This story was updated May 30 at 12:02 p.m. EDT.
If a modern heart doctor could give medical advice to the iceman Ötzi — the man who was preserved as a mummy after his murder about 5,300 years ago in the snowy Alps — it would be this: Stop eating so much fatty meat and consider taking medications that lower your blood pressure and cholesterol.
This advice is based on a new comprehensive look at the iceman mummy’s cardiovascular health. A full-body computed tomography (CT) scan showed that Ötzi had three calcifications (hardened plaques) in his heart region, putting him at increased risk for a heart attack. [Mummy Melodrama: Top 9 Secrets About Otzi the Iceman]
Ötzi also had calcifications around his carotid artery, which carries blood to the head and neck, and in the arteries at the base of his skull, which carry blood to the brain. Both hardened plaques likely elevated Ötzi’s risk of a stroke, said Dr. Seth Martin, a preventive cardiologist at Johns Hopkins Medicine in Baltimore who wasn’t involved with the new study.
Granted, because Ötzi didn’t have access to modern medicines during his lifetime, such as cholesterol-lowering statins, “we’d be focusing on a plant-based, vegetarian diet,” Martin told Live Science. “Folks who follow a more plant-based or Mediterranean diet — that’s the type of diet that can help prevent heart disease.”
It’s too bad Ötzi likely had a taste for meat. In an earlier study, researchers found that Ötzi’s last meal included the fatty meat of a wild goat, as well as wild deer and grains.
If Ötzi’s condition were bad enough (and if he had a time machine that could transport him to modern times), doctors might give him a carotid endarterectomy, a surgery that involves opening or cleaning the carotid artery to help prevent stroke, Martin said. Ötzi could also undergo coronary bypass surgery, a procedure that diverts blood flow around the blocked artery, Martin noted.
Ötzi may be old, but he was found fairly recently. Hikers found him buried in the Italian Alps in 1991, and he is now housed at the South Tyrol Museum of Archaeology in Bolzano, Italy. The iceman is one of the most studied mummies in the world: Researchers now know that he had bad teeth and knees; lactose intolerance; a probable case of Lyme disease; stomach bacteria that causes ulcers; and 61 tattoos inked on his body, Live Science previously reported.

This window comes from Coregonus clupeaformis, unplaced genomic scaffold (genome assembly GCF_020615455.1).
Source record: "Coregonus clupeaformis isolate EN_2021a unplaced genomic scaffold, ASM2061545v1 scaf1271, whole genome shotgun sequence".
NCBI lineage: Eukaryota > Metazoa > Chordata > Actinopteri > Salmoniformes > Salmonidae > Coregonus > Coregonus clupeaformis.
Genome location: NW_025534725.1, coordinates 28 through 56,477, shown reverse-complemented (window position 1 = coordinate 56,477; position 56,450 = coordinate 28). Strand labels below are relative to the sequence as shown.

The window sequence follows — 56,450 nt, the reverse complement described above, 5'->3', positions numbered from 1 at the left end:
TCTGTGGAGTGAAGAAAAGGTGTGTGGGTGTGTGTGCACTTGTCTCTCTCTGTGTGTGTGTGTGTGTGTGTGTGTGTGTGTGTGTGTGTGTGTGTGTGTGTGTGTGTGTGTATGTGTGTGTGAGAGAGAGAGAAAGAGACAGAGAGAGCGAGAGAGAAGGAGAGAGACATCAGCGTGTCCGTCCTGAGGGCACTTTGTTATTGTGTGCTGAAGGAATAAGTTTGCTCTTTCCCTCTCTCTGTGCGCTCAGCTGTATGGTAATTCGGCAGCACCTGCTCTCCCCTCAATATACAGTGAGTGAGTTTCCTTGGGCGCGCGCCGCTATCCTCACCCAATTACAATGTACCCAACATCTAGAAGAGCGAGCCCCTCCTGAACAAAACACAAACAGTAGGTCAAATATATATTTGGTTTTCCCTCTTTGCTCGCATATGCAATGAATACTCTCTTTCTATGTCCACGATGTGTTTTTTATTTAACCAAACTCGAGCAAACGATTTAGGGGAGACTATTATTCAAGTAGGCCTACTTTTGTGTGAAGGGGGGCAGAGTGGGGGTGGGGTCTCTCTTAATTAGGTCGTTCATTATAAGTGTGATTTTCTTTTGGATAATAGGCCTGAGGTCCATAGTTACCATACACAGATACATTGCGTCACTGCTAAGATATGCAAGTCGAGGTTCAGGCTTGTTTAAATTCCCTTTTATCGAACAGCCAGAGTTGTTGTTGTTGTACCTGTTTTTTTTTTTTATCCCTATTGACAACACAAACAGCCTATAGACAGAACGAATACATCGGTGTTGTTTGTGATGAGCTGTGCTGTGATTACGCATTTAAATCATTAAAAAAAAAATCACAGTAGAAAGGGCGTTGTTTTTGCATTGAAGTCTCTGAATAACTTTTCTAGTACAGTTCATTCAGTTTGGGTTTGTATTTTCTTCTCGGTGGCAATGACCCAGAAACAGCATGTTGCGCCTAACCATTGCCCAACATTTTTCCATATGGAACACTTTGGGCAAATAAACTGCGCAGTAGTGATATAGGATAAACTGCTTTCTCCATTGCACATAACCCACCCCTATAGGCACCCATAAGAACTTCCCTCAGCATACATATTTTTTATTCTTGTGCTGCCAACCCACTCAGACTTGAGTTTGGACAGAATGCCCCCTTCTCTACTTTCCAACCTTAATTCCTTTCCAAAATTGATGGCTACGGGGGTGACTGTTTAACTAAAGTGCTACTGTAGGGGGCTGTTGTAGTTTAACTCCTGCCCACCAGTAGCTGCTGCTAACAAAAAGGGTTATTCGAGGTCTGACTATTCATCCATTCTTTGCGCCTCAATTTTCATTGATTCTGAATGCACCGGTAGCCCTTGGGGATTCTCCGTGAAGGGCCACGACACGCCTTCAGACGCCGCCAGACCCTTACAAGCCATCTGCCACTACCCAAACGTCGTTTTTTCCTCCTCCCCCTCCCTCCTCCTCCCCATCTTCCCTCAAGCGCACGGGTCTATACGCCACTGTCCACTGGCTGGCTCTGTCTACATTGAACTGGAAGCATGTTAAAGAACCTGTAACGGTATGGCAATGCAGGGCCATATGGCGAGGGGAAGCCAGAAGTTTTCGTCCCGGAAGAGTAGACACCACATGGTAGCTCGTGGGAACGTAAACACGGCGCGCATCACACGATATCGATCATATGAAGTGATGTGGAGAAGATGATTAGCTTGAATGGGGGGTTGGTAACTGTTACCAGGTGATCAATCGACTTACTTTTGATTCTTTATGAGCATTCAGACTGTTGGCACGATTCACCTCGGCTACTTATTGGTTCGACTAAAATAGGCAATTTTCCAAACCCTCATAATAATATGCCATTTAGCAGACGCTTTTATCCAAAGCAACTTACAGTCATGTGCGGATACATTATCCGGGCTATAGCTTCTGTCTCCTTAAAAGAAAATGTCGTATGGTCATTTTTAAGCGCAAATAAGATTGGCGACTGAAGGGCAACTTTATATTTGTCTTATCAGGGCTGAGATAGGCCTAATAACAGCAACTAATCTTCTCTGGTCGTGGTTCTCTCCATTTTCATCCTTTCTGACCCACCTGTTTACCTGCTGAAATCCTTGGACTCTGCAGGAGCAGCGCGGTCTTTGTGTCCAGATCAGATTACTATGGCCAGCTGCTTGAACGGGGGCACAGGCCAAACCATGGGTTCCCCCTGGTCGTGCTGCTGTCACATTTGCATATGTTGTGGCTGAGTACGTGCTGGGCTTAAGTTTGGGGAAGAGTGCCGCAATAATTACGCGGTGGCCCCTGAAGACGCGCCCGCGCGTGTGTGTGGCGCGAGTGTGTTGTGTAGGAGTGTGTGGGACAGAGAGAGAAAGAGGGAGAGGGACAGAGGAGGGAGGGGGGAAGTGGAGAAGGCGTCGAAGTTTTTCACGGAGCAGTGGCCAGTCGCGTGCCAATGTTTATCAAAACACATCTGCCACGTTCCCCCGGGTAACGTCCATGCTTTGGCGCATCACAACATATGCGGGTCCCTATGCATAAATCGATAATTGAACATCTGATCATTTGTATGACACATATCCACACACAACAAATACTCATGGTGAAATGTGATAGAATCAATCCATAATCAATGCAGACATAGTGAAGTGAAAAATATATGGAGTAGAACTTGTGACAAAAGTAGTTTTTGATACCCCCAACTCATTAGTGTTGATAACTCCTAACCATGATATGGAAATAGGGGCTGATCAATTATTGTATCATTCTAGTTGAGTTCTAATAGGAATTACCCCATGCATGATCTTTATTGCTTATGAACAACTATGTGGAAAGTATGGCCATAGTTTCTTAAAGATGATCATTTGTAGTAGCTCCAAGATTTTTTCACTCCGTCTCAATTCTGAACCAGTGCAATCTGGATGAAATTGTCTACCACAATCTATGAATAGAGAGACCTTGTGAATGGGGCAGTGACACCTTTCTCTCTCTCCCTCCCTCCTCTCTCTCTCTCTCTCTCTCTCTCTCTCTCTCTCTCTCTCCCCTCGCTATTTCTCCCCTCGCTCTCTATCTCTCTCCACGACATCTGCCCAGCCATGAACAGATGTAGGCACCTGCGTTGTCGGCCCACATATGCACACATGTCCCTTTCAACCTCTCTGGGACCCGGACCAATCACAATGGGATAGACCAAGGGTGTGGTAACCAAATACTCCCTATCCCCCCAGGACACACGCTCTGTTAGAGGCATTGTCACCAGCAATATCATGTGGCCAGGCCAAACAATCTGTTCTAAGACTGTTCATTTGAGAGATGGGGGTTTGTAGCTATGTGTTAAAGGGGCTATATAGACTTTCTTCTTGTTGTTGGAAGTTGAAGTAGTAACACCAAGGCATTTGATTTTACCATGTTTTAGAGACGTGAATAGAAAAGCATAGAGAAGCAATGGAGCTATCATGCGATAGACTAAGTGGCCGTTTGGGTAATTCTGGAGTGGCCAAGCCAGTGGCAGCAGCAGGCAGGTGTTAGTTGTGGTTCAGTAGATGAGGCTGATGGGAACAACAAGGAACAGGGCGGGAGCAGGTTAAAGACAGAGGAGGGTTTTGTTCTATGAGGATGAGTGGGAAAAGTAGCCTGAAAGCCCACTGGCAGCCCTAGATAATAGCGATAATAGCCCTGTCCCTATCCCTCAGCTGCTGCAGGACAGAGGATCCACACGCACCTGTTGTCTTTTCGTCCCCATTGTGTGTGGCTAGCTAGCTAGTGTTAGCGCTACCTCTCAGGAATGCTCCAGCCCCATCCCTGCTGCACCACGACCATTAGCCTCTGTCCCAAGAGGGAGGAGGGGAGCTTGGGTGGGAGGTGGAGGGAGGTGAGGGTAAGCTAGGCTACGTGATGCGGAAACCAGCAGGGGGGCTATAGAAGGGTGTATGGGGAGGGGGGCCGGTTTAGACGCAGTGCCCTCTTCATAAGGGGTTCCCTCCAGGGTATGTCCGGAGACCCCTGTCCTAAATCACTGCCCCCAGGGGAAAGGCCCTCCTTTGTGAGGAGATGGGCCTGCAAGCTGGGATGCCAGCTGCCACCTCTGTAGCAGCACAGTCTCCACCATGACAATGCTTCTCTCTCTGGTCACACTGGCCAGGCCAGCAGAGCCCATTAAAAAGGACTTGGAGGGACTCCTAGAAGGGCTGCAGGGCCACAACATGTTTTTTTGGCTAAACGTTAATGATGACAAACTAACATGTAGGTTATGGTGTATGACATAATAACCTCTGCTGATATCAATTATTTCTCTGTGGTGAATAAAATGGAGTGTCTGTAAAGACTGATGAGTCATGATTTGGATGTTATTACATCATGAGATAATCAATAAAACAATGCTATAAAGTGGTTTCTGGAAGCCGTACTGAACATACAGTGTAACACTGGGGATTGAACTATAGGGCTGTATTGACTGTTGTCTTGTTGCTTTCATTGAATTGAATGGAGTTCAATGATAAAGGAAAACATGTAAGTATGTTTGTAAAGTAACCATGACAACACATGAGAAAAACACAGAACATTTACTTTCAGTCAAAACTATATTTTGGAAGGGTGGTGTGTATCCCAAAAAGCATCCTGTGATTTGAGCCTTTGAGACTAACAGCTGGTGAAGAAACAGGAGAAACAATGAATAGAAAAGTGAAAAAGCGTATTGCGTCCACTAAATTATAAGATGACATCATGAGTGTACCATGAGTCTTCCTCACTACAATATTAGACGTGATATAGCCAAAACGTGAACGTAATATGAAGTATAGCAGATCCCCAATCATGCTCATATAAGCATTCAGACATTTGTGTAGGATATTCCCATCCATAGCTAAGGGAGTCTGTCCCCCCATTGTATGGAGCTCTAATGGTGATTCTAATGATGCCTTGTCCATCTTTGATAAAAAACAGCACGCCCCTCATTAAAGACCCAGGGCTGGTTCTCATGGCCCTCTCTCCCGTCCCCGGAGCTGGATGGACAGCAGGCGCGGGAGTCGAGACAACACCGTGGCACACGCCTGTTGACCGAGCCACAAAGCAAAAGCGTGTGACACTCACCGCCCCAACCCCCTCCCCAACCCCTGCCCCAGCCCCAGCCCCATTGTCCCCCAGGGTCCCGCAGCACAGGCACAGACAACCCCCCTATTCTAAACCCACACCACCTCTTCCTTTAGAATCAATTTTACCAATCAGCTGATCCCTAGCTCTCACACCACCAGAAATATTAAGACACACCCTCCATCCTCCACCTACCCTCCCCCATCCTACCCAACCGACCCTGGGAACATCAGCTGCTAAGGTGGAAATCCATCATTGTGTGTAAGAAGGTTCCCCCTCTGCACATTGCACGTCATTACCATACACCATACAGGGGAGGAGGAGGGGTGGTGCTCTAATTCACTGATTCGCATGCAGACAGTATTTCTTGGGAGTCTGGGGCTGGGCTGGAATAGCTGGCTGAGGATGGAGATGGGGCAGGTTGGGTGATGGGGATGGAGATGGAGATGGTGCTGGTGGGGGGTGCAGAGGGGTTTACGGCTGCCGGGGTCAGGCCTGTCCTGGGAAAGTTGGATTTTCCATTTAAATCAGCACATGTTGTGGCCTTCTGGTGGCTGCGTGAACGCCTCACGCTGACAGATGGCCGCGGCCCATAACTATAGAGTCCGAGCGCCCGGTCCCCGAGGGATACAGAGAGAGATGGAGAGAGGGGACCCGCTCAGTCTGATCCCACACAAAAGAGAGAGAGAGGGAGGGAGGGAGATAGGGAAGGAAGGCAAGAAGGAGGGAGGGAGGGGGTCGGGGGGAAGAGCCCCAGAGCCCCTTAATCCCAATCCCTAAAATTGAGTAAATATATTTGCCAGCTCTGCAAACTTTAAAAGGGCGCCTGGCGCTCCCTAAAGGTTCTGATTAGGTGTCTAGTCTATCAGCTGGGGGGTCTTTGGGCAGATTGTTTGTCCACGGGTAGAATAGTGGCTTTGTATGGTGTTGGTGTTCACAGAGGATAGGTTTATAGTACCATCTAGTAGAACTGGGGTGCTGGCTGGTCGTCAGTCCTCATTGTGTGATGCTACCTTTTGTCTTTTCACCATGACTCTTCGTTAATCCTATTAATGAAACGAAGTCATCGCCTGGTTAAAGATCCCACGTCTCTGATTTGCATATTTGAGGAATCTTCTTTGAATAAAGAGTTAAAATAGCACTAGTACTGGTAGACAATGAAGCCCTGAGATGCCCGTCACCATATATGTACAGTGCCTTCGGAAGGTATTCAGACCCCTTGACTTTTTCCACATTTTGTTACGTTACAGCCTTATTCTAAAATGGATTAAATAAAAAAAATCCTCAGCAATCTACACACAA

Now, the new study suggests that if Ötzi hadn’t been killed by a blow to the head and an arrow that pierced his shoulder when he was about 46 years old, he might have faced health problems from these plaques down the road.
An earlier study in the journal Global Heart found that Ötzi had a genetic predisposition for atherosclerosis, a narrowing of the arteries from fatty deposits, Live Science previously reported. What’s more, CT scans done at the time showed signs of generalized atherosclerotic disease in in some of his arteries, including the carotid arteries, the distal aorta and the right iliac artery, the earlier study found. However, it was not known before that Ötzi also had calcifications in his heart, which indicates a more advanced atherosclerosis with an increased risk of stroke or heart attack, said Albert Zink, the head of the Institute for Mummies and the Iceman at the European Academy, who was not involved with the new study.
Given that Ötzi wasn’t overweight, didn’t smoke tobacco, regularly exercised and likely didn’t have a high-fat diet (at least by today’s standards), it appears that his genes — and not his daily routine — explained his health condition.
“I suspect that lifestyle didn’t play a major role in his development of plaque,” Dr. Philip Green, an interventional cardiologist at New York-Presbyterian who wasn’t involved with the study, told Live Science. Despite the suggestion that Ötzi go vegetarian, Zink sees it another way. “Compared to modern standards, he would not be considered as a risk patient,” Zink told Live Science. “So, I think a different diet, such as vegetarian or vegan, wouldn’t have helped Ötzi.” [9 New Ways to Keep Your Heart Healthy]
In the new study, the researchers examined a newer CT scan of Ötzi that was done in 2013. This was Ötzi’s first, complete head-to-toe CT scan; his two arms poked out at odd angles, so Ötzi didn’t fit in a regular CT machine. Thanks to a new, larger CT scanner at the Central Hospital in Bozen-Bolzano, the researchers were able to image Ötzi’s entire body, including his abdomen and chest, allowing them to pinpoint the hardened plaques.
There is no doubt Ötzi is one of the oldest cases of vascular calcification, and “a medical example showing that a genetic predisposition is probably the most important trigger factor for arteriosclerosis and coronary heart disease,” study co-researcher Patrizia Pernter, a radiologist at Bozen-Bolzano, said in a statement.
The study was published online May 28 in the German and Austrian journal Advances in the Field of X-Rays (RöFo – Fortschritte auf dem Gebiet der Röntgenstrahlen).
Editor’s Note: This story was updated to include additional information about Otzi’s medical history.
Original article on Live Science.